Study by the Institute of Bioenergy and Bioprocess Technology of the Chinese Academy of Sciences discover new method in stabilising liquid metal nano-capsules for future applications.
Potential of liquid metals are promising and ranges from electronics to biomimetic functional composites. Metals in this state usually undergo nano-meterization and surface modification to improve substrate affinity and processing properties. Nano-droplets of liquid metals are created in capsules in ultra-thin and fragile shells made of oxides or amphiphile monolayers.
The outer layer of the capsule may be disrupted when incorporated homogeneously into various composites through traditional processing methods. Producing stable and processable liquid metal nano-droplets still remain a challenge.
Based on a previous study by Professor Li Chaoxu and his team, they demonstrated that liquid metal is able to initiate free-radical polymerization of vinyl monomer under ultrasonication.
Further to this study, the same team then discovered that the ring-opening polymerization was initiated by sonicating liquid metal in fluidic lactones and proposed multifunctional liquid metal nano-capsules. "By this in-situ polymerization, LM nanodroplets were encapsulated into polylactone shells with tunable thickness, which could further be dried into solid powder," said Professor Li.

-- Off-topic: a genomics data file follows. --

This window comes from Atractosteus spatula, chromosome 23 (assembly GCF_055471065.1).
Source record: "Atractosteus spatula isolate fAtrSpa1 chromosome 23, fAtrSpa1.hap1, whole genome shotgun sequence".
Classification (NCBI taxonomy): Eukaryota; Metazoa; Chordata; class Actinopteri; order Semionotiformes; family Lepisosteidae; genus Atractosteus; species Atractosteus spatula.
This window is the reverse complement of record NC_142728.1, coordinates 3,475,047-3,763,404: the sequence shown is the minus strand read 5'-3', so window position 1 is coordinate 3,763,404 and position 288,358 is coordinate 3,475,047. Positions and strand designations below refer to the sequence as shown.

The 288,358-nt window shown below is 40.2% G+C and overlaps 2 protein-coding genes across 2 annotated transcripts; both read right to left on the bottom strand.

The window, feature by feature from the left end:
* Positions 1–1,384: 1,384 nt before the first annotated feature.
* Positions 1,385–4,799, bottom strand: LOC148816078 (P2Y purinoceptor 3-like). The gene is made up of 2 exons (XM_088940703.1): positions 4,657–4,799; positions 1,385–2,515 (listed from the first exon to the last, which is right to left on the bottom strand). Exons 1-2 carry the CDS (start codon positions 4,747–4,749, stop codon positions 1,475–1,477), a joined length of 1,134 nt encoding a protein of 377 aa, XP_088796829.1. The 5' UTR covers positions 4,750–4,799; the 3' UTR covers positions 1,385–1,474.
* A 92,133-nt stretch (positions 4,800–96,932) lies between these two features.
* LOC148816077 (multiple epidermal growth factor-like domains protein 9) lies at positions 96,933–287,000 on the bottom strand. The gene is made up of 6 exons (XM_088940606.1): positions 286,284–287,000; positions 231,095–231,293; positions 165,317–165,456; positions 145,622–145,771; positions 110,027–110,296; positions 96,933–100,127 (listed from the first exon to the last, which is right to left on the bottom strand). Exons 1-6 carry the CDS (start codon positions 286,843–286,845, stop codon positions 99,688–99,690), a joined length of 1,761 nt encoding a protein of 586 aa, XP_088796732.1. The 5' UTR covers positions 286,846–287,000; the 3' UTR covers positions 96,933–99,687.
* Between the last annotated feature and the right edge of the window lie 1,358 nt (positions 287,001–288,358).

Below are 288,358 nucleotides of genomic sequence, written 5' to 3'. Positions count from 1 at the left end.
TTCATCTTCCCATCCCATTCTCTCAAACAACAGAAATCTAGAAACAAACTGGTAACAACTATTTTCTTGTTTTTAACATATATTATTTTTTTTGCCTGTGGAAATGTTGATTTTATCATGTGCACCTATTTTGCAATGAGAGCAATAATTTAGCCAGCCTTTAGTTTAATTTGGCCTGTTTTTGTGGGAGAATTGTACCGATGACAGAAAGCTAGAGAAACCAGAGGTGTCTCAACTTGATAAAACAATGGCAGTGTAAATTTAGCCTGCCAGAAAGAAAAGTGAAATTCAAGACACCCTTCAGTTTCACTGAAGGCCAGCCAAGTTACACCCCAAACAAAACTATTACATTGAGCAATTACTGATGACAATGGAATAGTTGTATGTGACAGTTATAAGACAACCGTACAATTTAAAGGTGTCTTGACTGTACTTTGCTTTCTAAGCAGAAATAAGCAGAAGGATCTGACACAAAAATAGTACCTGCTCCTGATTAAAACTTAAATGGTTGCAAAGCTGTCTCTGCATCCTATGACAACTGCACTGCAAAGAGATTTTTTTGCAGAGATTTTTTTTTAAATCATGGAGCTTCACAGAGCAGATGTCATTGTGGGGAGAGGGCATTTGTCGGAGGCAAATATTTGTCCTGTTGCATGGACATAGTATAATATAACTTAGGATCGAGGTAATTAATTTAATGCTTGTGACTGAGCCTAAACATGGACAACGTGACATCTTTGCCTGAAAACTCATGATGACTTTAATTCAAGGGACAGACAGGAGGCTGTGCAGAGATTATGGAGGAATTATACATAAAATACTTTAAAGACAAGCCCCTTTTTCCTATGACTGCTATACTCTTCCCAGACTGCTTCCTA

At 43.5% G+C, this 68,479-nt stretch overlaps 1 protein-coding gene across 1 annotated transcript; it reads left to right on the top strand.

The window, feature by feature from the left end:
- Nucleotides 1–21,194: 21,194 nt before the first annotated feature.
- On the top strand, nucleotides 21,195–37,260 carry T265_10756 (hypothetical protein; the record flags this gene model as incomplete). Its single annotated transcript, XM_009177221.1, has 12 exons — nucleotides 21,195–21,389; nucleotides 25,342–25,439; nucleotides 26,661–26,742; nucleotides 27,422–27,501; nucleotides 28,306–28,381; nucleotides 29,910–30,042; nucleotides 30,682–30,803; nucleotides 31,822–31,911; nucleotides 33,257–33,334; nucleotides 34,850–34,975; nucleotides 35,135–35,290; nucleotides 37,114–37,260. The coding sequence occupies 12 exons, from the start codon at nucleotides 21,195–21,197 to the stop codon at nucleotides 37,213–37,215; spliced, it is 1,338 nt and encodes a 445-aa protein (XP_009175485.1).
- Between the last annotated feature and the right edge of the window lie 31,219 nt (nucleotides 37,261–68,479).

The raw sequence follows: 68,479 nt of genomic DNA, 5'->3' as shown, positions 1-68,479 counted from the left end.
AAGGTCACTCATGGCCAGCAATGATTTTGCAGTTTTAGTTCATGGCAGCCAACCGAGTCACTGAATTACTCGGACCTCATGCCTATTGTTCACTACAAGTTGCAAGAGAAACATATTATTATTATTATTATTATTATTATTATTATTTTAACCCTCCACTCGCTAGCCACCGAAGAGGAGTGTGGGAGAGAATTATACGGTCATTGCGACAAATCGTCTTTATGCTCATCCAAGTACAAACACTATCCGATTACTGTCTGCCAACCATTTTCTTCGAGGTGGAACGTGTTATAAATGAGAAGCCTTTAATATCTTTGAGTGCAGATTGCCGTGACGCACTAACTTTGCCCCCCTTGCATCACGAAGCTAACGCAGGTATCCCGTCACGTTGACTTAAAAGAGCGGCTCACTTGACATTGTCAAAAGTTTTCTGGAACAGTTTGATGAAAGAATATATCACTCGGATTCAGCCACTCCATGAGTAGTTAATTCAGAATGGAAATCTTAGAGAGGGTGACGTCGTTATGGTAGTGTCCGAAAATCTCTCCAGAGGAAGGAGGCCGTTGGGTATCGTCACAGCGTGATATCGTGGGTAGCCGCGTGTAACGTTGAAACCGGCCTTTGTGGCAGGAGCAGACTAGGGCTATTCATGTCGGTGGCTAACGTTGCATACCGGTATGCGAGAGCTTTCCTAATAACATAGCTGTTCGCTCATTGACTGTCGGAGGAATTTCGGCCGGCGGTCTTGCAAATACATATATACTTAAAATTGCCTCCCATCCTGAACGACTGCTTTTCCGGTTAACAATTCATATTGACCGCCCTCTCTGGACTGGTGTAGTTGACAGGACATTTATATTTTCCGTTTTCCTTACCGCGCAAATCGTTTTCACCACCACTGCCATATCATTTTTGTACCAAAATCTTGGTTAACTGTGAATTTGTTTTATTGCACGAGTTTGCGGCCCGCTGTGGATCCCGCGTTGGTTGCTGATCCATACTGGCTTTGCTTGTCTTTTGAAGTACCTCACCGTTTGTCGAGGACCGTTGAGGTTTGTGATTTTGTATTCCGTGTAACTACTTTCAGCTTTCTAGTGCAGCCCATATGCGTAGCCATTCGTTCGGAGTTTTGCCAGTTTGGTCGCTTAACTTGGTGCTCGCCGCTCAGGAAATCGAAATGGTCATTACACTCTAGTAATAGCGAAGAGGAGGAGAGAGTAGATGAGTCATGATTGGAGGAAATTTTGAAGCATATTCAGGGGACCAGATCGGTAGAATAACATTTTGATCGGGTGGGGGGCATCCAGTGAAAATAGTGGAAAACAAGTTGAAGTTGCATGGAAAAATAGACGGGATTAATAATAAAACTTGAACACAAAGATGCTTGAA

On top of achieving high chemical stability and dispersibility in organic solvents, the liquid metal powder capsules had a combination of exceptional properties from the nano-droplets and polylactone shells. These properties allowed them to be introduced into thermoplastic composites through liquid casting and thermal- or photo-moulding for notch-insensitive tearing, sintering-induced electric conductivity and photo-thermal effect.
This demonstrated that the liquid metal initiator of ring-opening polymerization may trigger a pathway able to produce stable and thermal- or photo-mouldable powder of liquid metal capsules. These have the potential for future applications as multi-functional composites in biomedicines, soft electronics, and smart robots.
The study was published in Advanced Materials in September 2020 and was supported by the National Natural Science Foundation of China, QIBEBT & Dalian National Laboratory for Clean Energy (DNL), CAS and Shandong Collaborative Innovation Center.